A Chocolate Chip Cookie Mystery hardly has the gravity of the more highbrow stuff over at Masterpiece Mystery! You won’t ponder great moral questions like you might while watching Foyle’s War (my favorite show ever, by the way), but it does a fair job doing what it wants to do: bring out a sense of small town intrigue. Again, there are shows that do that better – Marple comes to mind – but none that impart kitchen-inspired life lessons. “Baking can be like art….or an adventure.” “The person doesn’t choose the cookie; the cookie chooses the person.”

Actually, I’m not sure what that’s about, but Sweeney delivers these nuggets of wisdom with confidence and calmness, and I’ve totally bought into her portrayal of Hannah. Unlike the devious, duplicitous Sami Brady, who she played for years on Days of Our Lives, Hannah has Minnesota nice all over. Sweeney makes her character easily identifiable; she’s warm, smart, independent, and she never runs out of cookies or cake. Hannah’s feisty exchanges with Mike also have some fire, but considering how grossly condescending he is to her when they first meet (“That’s why you’re a baker and I’m a homicide detective.”), I was hoping for a more forceful dressing down and some sustained tension. Instead, Mike begins to see the baker as a useful partner, and future installments promise more cooperation. I suppose it’s all for the better though; no one wants to see Hannah upbraided by a crime-fighting jerk.

Released: 2015
Prod: Harvey Kahn
Dir: Mark Jean
Writer: Donald Martin
Cast: Alison Sweeney, Cameron Mathison, Lisa Durupt, Barbara Niven, Gabriel Hogan, Susan Hogan, Linda Darlow, Meredith McGeachie, Douglas Chapman, Jason Cermak
Time: 83 min
Lang: English
Country: United States
Network: Hallmark
Reviewed: 2015

Annie (1982)

annie 1982

Until I got around to seeing Annie this weekend, I’d mostly associated the musical with Jay Z’s 1998 hit “Hard Knock Life,” which samples the famous showtune. It’s a blasphemous admission considering my vast library of cast albums, but I came of age right after the initial Annie fever waned and just before a small pop culture revival in the late 1990s. It’s not hard to warm to the pint-sized orphan though. Aileen Quinn, who takes on the title role, is relentlessly optimistic, almost bursting with joy. Except for a few scenes where Annie allows herself to see things the way they are instead of they way she imagines, Quinn grins like a kid who just loves being a kid.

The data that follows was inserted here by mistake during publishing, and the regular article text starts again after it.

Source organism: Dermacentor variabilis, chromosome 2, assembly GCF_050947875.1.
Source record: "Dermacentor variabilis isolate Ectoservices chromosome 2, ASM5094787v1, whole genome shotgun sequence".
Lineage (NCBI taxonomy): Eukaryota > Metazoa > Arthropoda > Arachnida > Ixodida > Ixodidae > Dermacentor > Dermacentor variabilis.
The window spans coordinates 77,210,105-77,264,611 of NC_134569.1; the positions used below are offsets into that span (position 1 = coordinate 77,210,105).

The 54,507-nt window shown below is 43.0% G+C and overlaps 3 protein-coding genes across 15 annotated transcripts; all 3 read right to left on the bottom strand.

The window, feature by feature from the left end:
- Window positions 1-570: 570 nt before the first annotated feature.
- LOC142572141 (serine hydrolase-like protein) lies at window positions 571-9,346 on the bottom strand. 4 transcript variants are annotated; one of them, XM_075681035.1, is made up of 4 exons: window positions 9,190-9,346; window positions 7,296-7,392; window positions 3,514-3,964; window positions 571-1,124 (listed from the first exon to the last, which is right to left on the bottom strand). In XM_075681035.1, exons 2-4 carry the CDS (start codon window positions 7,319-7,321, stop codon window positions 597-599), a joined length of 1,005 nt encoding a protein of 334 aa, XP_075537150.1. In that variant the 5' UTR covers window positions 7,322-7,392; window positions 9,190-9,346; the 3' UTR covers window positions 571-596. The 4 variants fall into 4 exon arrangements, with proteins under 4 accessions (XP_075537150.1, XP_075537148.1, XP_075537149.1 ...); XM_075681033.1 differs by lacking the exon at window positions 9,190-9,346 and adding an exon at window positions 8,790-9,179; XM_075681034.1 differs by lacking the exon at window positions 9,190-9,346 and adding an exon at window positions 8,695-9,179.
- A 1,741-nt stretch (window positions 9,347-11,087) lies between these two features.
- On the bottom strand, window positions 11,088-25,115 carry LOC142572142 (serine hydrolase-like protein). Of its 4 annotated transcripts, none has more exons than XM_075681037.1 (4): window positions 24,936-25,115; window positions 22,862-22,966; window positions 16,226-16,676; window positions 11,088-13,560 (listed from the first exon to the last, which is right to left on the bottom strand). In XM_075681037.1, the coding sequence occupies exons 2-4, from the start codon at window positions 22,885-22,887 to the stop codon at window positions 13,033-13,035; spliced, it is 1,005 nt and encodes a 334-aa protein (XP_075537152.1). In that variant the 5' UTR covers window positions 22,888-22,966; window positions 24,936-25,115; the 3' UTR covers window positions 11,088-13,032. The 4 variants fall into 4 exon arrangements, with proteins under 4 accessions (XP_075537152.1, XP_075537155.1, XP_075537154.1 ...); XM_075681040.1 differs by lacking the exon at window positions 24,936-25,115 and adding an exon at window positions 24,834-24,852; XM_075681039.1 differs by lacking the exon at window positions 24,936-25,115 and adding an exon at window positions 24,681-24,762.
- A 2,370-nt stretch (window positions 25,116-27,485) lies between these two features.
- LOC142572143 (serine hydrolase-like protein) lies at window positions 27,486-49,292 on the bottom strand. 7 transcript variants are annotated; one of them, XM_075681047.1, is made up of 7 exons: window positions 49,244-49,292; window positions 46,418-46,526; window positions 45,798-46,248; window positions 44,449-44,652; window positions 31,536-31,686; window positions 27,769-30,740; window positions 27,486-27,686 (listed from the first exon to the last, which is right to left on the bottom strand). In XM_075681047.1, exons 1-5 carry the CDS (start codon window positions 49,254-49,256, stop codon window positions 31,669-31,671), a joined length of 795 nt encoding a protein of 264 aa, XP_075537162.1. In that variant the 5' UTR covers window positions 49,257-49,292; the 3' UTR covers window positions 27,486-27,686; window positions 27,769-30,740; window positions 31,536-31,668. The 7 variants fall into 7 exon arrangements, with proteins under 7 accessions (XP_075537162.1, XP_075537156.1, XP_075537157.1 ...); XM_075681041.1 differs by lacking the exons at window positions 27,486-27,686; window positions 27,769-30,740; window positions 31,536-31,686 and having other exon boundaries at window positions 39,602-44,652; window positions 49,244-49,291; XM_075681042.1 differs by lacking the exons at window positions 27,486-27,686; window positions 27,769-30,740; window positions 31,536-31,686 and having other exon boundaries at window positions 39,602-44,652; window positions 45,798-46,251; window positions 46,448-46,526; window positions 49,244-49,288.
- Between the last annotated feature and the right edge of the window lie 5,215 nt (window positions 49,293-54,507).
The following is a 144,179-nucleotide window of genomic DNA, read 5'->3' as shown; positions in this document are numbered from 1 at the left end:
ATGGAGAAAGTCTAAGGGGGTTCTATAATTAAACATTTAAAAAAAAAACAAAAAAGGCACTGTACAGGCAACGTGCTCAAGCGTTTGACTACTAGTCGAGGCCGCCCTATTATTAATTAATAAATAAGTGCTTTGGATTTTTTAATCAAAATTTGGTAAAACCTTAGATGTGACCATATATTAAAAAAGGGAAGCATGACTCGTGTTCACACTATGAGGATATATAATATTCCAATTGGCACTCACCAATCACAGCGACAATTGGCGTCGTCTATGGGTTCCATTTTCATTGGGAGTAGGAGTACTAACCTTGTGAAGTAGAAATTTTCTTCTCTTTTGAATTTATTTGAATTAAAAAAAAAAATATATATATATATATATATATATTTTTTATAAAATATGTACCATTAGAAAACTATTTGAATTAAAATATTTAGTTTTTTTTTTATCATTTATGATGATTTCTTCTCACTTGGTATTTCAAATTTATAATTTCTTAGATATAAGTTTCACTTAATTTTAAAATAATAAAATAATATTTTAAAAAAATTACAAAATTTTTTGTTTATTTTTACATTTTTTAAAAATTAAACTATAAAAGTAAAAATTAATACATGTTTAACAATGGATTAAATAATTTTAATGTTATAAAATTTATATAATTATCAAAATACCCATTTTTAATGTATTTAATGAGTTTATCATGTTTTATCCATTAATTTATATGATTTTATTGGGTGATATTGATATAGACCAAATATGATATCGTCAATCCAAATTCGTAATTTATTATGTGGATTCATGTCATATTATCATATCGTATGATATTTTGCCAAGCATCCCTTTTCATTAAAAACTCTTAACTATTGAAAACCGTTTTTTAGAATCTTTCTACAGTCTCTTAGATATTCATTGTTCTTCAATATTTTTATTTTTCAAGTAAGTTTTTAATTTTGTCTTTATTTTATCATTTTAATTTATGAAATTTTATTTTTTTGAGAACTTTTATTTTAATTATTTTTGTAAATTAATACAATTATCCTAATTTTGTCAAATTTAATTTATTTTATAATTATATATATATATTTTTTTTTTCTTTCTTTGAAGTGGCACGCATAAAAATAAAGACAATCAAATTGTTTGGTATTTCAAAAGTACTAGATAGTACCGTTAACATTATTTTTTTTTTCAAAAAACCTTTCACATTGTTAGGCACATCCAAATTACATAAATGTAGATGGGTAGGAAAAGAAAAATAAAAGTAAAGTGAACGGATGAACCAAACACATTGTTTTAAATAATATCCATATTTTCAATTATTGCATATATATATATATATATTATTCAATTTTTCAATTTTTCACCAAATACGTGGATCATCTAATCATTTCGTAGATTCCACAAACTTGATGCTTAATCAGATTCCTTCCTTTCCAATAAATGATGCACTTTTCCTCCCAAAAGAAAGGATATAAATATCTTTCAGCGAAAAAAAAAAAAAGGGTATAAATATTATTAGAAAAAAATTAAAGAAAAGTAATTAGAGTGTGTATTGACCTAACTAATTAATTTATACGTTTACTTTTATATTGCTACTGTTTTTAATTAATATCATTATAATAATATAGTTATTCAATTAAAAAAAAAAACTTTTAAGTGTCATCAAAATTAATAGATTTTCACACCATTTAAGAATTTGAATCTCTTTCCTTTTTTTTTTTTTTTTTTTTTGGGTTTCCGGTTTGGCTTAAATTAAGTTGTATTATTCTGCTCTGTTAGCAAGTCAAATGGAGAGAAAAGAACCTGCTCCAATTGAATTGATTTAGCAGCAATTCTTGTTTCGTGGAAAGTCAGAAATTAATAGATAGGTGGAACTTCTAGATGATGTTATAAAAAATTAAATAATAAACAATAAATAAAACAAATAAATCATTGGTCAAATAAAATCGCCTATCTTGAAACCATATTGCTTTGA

That, of course, contrasts with the actual story about an orphan girl kept under the abusive care of one Miss Hannigan. A boozy Carol Burnett spits venom at her little charges, cutting them down at every chance she gets and ensuring they will never amount to anything better than her. She’s the tragic character of the piece, and though Burnett slinks through her scenes with cheeky abandon, she also makes Miss Hannigan one to be pitied as much as she is to be hated.

Annie gets a brief reprieve when she is whisked away to billionaire Oliver Warbucks’s (Albert Finney) mansion as a way of improving the latter’s public image. Finney barks through the first two acts until he finds his heart softening to the girl, though this change never really manifests onscreen. Warbucks’s secretary, Grace (Ann Reinking), however, offers a patient, nurturing presence to his gruff demeanor and immediately takes to Annie. Their relationship blossoms naturally, unlike Grace’s awkward romance with her employer. Like his character, Finney seems to be the odd one out, never quite figuring out who Warbucks is beyond a shouty middle-aged man.

Generally though, the film uses its cast’s talents well. Tim Curry and Bernadette Peters appear in brief but memorable roles as Hannigan’s scheming brother, Rooster, and his girlfriend, Lily. Quinn of course draws in the audience with her child’s cheerfulness and a slate of ready-made hits, but Reinking gets the biggest showcase. She radiates, demanding attention as she crisscrosses the screen in set numbers (“Let’s Go to the Movies” and “We Got Annie”) seemingly designed just for her. Casting decisions that don’t work so well 30 years later concern the characters of Punjab (Geoffrey Holder) and the Asp (Roger Minami), the mysterious butler and bodyguard imported to give the household some exotic flair. One of the orphans literally faints when she sees the darker skinned Punjab.